By Tim Masters
Entertainment correspondent, BBC News
Tarantino's Inglourious Basterds has eight Oscar nominations
Quentin Tarantino wants to cause an Oscars upset.
"That would be damn nice," he grins. "I think we're definitely in the race, I think it's anybody's game."
Pundits have focused on the big battle between Avatar and The Hurt Locker - with nine nominations apiece.
But Tarantino's Inglourious Basterds - with eight nominations - is well positioned to cause a shock in the best film category on the big night.
His World War II fantasy has already won a string of awards including the top prize from the Screen Actors Guild.
And Christoph Waltz, whose chilling but charismatic Nazi officer Hans Landa has garnered Golden Globe and Bafta glory, is hotly tipped to take the Oscar for best supporting actor.
Tarantino says that Landa was the first character he tackled when he started writing Inglourious Basterds more than 10 years ago.
Watch a clip from Inglourious Basterds
"He wasn't the first character I came up with," Tarantino explains quickly. "I came up with Aldo and the Basterds, and even Shosanna, in terms of conjuring up the story.
"But I always write from the beginning to the end - so Landa and the French farmer were actually the first when I put pen to paper."
Tarantino is adamant that character should come first in a story.
"If we were doing a Q&A three years ago and you asked me would I like to work with Brad Pitt I'd say 'hell yeah, I'd like to work with Brad Pitt' but it doesn't work that way.
"I have to write the perfect role for Brad Pitt where I think he's the only person to play it. Now that ended up happening, but that is how it works. If there is something magic about the collaborations I have with actors it's because I put the character first."
He adds: "I could spout a bunch of different actors I'd like to work with, but it might never happen because I might never write a role that's perfect for them."
After picking up an honour for outstanding contribution to cinema from the London Film Critics' Circle in February, Tarantino described himself as "in the middle of my career".
He said: "As a 14-year-old boy I remember saying to myself when I am a director I want to make movies that will make other people want to make movies.
"That's why I wanted to be a director - because other people made movies that made me want to make them.
"That has been a goal that has been achieved, and that's very gratifying."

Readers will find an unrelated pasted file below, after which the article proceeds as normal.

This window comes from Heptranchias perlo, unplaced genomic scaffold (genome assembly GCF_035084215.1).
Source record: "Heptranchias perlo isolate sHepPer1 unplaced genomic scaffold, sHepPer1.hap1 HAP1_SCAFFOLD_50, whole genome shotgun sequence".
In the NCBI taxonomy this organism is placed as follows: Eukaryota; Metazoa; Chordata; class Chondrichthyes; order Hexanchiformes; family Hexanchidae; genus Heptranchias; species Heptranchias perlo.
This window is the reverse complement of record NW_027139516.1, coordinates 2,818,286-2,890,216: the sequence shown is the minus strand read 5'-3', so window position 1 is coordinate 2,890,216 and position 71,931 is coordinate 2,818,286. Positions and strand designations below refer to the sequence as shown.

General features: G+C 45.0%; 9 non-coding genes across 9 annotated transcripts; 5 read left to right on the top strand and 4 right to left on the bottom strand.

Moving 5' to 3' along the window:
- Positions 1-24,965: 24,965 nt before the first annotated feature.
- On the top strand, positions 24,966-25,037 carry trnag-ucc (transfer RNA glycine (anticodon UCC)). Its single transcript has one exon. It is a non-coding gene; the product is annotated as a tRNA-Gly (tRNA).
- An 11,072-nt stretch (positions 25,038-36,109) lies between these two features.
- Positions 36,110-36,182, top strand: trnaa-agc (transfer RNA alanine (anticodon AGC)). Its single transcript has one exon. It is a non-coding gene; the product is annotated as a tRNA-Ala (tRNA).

Kill Bill 3D?
The dyslexic Tarantino dropped out of high school aged 14
His surname comes from the city of Taranto in southern Italy
He played an Elvis impersonator in an episode of Golden Girls
He honed his film knowledge while working in a California video store
He was named after Burt Reynold's character Quint in Gunsmoke
In the post-Avatar era, is Tarantino thinking of going 3D?
The director of Reservoir Dogs and Pulp Fiction is quick to point out that James Cameron wasn't first off the blocks with three dimensional cinema.
"I was thinking 3D after I saw House Of Wax!" he enthuses. "I was thinking 3D after I saw Friday The 13th 3D!
"I've always liked 3D - and let's put this in perspective - Robert Rodriguez was the first person with Spy Kids 3D to actually bring 3D back in a big way.
"And I remember thinking 'Oh wow Robert's done a 3D movie - now he can teach me to do it so I can do one.'
"If I had the right story - for instance if I was doing Kill Bill all over again - I'd be tempted to do it in 3D, at least Volume I."
Tarantino also has kind words for the British film industry.
"When I first came here in 1992 with Reservoir Dogs the film industry was very dire. The movies were Enchanted April and crap like that.
"But that has changed, and this year has highlighted how it's changed.
"You guys actually have a genuine, honest-to-goodness, bona fide film industry again, and that is fantastic."
The depth of Tarantino's film knowledge is the stuff of legend.
Christoph Waltz says: "He's seen every movie, not just the famous ones... and he also remembers them."
Which begs the question, what would Tarantino do if he wasn't making movies?
"I'm a big fan of film criticism," he says. "Not necessarily the people who practise it, but the idea of film criticism.
"If I wasn't a film-maker, I'd be a film critic. It's the only thing I'd be qualified to do."
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